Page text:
Around 5 million votes are yet to be counted in California counties, in a presidential election that saw a surprise victory for Republican Donald Trump.
California, which carries 55 Electoral College votes, was won by Democrat Hillary Clinton in the 8 November election, along with fellow west coast states Oregon and Washington.
But 4.4 million votes are yet to be counted in California, the Secretary of State's office told Fox 40, with this figure including 1 million provisional ballots and 3.1 million postal votes that were postmarked by election day.
However, these figures exclude San Diego country, where there are an additional 595,000 votes yet to be counted, the LA Times reported.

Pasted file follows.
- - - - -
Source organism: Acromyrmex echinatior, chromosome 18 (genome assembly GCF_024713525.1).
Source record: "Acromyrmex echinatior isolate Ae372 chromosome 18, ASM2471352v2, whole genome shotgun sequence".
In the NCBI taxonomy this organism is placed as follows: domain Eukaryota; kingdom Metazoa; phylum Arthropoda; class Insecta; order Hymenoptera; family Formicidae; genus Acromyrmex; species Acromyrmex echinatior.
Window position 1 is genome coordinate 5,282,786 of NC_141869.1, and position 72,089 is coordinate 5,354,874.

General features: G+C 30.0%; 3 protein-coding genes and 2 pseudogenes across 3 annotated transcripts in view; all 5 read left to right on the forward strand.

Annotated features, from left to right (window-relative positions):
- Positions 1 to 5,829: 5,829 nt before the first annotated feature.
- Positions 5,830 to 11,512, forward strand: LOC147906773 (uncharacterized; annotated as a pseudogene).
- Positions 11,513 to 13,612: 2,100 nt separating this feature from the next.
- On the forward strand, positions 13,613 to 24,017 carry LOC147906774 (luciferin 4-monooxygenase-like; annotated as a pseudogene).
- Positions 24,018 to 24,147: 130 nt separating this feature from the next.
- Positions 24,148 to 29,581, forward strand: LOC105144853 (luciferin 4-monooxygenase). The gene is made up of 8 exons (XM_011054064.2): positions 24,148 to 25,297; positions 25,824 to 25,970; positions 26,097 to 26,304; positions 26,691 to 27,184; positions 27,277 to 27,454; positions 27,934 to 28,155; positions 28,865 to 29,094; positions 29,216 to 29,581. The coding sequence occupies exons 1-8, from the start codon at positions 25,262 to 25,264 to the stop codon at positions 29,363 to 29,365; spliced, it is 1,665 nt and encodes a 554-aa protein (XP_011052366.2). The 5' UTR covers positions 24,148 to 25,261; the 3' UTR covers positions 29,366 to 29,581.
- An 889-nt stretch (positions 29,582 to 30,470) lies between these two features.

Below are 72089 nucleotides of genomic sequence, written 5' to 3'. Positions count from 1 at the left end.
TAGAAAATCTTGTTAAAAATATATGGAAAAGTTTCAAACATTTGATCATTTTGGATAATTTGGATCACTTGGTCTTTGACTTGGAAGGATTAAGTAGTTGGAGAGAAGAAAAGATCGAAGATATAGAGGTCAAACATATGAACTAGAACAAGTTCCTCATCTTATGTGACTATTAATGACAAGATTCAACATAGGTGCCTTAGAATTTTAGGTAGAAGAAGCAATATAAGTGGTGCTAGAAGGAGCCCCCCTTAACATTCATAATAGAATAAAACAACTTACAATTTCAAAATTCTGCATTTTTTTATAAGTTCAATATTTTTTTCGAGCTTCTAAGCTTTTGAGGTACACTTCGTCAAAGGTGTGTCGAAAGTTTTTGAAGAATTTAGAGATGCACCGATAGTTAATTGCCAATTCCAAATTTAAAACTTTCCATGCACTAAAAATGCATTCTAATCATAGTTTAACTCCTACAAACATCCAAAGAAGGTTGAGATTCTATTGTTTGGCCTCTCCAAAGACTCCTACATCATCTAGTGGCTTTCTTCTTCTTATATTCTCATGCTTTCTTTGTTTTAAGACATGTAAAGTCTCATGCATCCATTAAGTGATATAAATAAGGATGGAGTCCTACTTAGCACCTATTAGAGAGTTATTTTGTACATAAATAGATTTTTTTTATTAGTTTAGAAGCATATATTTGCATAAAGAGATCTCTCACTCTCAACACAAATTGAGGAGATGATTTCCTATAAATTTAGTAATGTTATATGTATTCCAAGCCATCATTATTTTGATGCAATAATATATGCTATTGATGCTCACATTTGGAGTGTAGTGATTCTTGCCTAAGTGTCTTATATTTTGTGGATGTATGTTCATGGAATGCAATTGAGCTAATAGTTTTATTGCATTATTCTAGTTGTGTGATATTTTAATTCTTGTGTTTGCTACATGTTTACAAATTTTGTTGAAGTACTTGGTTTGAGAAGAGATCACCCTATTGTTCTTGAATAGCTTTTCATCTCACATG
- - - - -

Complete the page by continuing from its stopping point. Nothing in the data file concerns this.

And if all of the estimated ballots are valid, voter turnout in the state will be around 74%, which exceeds the number of votes cast in California in the 2012 election, but does not quite match the state's turnout in the 2008 election, in which Barack Obama was first elected president.
California has been won by a Democrat candidate in every election since 1992, and tends to be such a safe blue state that neither GOP nor Democrat candidates spend much time campaigning there.
Following the outcome of the election, there have been protests across the county, with some in the state calling for "Calexit", given California's size and difference in opinion between the state and the remainder of the country.
The fact that there are more than 4 million votes yet to be counted will not have an impact on the overall election results, given that Clinton has already won California's 55 EC votes, although the uncounted votes could increase her overall majority in the state.